Q. So the decision to cut it before the Broadway opening was for practical, financial reasons?
A. I don't remember now what made me change it. We cut the underwater scene, but I don't know why I changed the ending. I like the three-act version. I like the ending because it's tougher. There have been several productions of the two-act version that have been too soft. They don't seem to understand that the lizards are constantly threatening and dangerous. They become kind of pets, and that destroys the play.
Q. Why do you think people choose to see these frightening creatures as fuzzy, friendly dinosaurs?
A. I don't know. Because it's safer and easier.
Q. Is that something you run into fairly often?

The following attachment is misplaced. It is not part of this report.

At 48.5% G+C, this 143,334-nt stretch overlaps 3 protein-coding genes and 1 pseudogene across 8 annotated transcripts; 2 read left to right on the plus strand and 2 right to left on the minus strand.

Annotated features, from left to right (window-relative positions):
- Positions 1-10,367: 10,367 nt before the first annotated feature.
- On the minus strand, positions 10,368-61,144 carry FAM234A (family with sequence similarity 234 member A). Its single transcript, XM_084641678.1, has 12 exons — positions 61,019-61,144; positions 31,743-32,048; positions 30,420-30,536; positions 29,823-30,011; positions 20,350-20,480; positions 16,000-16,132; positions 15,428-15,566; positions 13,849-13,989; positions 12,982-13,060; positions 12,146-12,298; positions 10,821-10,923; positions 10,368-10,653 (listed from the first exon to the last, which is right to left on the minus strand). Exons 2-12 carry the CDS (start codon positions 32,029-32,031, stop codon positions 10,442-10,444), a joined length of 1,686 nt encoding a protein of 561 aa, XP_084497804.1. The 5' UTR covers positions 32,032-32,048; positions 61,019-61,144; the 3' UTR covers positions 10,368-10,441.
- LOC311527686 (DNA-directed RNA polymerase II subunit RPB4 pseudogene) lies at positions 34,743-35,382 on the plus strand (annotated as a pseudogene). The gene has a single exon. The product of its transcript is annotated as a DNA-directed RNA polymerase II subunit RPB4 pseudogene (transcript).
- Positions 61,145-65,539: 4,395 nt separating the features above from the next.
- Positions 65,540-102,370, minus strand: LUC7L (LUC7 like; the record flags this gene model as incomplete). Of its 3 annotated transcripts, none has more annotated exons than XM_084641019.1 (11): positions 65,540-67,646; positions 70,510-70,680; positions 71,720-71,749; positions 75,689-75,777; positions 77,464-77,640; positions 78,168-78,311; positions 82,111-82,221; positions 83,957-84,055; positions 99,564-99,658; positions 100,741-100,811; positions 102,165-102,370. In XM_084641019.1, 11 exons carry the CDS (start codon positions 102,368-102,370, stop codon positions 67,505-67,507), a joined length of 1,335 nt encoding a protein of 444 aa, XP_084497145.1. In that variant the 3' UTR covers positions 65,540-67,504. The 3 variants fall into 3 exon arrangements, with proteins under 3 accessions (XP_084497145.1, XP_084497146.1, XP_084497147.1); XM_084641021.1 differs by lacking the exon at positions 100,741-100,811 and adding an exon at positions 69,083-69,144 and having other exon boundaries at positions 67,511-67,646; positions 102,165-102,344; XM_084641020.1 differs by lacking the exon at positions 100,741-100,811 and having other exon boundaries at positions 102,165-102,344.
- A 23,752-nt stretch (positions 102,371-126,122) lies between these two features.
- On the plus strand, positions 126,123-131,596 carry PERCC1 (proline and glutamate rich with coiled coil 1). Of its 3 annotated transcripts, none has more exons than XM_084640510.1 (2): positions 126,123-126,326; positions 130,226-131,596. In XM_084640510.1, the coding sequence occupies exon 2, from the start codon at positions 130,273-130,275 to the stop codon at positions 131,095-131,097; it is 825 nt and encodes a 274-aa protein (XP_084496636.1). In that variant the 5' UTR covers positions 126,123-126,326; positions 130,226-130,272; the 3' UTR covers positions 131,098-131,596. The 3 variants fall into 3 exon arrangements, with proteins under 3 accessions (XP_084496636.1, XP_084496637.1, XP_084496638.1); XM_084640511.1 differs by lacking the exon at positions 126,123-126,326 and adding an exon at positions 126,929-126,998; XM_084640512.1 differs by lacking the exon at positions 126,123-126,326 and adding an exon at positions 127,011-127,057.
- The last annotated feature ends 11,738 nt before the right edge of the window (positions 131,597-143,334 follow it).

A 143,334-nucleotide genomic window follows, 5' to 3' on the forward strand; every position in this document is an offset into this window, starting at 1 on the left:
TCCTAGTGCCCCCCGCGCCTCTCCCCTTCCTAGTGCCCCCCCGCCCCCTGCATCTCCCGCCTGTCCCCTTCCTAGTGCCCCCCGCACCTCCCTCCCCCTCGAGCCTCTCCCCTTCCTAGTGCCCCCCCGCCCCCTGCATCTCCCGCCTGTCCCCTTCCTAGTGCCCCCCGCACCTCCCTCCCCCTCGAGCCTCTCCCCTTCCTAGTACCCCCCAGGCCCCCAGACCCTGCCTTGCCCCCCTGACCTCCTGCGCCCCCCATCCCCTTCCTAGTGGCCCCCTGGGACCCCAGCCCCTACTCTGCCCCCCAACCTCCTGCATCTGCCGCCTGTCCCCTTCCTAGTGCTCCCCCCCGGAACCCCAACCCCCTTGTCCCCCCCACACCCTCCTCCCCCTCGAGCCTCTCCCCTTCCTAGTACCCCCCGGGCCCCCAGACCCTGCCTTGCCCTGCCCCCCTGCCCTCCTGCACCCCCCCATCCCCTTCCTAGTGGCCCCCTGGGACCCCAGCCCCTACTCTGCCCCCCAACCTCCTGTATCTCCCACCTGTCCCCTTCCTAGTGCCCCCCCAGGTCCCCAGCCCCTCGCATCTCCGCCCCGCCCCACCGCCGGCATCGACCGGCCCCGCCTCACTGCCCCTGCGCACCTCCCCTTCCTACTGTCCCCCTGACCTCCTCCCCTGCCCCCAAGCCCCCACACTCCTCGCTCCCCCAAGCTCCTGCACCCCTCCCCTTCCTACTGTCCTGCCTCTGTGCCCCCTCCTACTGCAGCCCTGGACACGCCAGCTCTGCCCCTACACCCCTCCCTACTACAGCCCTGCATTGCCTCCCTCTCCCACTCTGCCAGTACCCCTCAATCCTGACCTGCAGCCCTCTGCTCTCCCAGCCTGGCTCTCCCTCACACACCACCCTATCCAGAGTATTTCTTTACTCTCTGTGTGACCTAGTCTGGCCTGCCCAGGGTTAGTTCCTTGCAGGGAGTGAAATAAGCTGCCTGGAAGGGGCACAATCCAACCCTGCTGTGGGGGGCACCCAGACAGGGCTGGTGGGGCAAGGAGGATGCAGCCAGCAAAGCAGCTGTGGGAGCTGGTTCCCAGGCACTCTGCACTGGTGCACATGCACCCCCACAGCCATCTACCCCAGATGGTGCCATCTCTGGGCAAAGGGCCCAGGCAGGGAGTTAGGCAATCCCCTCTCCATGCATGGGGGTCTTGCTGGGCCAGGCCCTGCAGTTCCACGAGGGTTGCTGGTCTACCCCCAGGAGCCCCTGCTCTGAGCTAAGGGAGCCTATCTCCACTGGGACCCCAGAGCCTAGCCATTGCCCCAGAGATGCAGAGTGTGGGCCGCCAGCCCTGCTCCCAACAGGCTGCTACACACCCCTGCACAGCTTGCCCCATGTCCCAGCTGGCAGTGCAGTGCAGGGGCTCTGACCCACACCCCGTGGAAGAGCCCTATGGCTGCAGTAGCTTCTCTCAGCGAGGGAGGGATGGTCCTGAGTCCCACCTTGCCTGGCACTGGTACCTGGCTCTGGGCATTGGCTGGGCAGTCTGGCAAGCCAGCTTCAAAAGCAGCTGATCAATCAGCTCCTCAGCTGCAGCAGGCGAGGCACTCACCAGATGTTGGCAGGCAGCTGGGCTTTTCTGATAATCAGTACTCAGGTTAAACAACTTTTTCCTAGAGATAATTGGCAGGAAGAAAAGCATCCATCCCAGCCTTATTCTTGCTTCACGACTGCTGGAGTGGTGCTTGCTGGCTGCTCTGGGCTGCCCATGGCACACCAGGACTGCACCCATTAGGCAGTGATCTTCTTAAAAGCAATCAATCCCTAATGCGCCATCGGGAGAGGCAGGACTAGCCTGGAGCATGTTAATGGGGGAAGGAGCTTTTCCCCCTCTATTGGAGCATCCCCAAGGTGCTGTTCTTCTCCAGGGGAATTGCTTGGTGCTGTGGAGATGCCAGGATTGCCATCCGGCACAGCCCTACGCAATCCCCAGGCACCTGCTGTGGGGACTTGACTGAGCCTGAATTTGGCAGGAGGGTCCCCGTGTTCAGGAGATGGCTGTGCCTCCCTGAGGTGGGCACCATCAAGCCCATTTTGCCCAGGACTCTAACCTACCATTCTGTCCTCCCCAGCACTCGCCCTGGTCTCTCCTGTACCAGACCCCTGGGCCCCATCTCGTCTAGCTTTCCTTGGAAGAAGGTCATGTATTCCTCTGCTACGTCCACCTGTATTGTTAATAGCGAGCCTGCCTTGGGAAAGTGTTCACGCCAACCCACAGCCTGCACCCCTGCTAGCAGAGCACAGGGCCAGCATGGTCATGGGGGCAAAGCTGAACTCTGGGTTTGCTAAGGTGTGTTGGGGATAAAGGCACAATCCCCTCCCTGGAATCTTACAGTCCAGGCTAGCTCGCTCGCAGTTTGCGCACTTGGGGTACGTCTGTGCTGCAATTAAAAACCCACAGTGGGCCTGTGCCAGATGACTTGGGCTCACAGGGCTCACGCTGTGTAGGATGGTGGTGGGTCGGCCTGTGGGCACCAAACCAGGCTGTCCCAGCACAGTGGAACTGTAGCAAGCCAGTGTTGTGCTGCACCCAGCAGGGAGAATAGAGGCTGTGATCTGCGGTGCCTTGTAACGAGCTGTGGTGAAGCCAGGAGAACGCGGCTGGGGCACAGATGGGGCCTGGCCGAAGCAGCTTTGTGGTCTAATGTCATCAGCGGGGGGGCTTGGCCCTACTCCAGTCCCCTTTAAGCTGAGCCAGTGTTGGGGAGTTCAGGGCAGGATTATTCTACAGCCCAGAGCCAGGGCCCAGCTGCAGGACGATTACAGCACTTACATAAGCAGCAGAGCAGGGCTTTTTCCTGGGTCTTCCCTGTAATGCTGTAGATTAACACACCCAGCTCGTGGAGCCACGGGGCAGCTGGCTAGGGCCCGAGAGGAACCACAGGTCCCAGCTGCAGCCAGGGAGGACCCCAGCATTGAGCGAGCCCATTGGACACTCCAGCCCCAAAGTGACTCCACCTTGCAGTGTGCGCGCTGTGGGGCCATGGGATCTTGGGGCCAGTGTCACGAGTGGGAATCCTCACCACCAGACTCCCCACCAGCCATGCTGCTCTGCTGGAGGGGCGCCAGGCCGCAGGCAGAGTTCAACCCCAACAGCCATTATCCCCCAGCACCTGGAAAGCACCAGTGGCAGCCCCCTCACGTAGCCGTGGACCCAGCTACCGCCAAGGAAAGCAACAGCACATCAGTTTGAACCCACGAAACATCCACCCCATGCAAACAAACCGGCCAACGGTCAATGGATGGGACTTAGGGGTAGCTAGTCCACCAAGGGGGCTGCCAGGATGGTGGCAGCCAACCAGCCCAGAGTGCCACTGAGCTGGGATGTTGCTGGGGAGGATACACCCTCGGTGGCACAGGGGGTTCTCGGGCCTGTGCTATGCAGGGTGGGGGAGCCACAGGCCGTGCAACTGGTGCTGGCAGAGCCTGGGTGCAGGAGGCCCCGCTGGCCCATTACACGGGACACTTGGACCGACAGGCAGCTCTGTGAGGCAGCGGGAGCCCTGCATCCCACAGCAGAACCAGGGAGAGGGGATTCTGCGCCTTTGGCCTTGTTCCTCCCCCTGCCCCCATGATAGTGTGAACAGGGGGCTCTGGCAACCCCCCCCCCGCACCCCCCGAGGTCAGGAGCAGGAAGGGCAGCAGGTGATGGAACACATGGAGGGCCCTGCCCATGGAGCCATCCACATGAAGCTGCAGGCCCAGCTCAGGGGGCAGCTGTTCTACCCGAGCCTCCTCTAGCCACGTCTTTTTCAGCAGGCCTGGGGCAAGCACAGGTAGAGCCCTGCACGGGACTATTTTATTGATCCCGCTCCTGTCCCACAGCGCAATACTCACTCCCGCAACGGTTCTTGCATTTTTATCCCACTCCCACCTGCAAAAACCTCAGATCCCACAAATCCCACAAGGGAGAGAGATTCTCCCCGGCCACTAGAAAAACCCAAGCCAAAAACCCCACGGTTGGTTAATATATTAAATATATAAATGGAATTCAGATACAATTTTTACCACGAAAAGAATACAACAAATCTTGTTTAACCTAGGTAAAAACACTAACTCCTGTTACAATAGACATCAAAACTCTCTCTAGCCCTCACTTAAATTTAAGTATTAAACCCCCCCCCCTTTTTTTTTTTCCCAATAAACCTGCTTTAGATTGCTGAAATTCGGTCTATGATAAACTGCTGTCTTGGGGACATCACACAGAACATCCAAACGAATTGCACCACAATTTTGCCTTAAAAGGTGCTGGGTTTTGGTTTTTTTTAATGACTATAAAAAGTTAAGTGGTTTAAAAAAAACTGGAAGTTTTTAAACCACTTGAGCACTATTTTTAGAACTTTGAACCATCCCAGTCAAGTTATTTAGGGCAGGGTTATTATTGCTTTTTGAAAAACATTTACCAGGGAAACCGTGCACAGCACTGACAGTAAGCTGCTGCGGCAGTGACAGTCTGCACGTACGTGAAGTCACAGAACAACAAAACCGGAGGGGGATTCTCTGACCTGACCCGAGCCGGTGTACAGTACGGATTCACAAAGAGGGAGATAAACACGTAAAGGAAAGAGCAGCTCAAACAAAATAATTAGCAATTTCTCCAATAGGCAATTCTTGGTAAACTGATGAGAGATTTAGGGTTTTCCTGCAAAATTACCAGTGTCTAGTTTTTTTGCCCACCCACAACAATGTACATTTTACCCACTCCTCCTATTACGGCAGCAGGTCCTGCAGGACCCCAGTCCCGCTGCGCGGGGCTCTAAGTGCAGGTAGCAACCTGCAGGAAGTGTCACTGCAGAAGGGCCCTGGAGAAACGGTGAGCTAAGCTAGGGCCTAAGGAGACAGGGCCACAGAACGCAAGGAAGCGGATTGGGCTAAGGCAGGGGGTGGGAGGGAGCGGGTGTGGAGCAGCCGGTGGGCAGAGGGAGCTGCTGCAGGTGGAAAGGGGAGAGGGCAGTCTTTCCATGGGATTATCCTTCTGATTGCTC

A. I'm afraid I do. It reminds me of the situation of the finest American play ever written, which is "Our Town." It gets turned into a Christmas card. But what Wilder wrote was one of the toughest existential dramas ever written. I can't see it without crying, and I'm not sentimental.
Monday, October 06, 2008
Albee on his Threatening Lizards
Louise Kennedy interviews Edward Albee about the Zeitgeist Production of the Three Act Version of his Seascape. Albee cut a third act, which takes place under the ocean, before the opening of the Broadway production in 1975.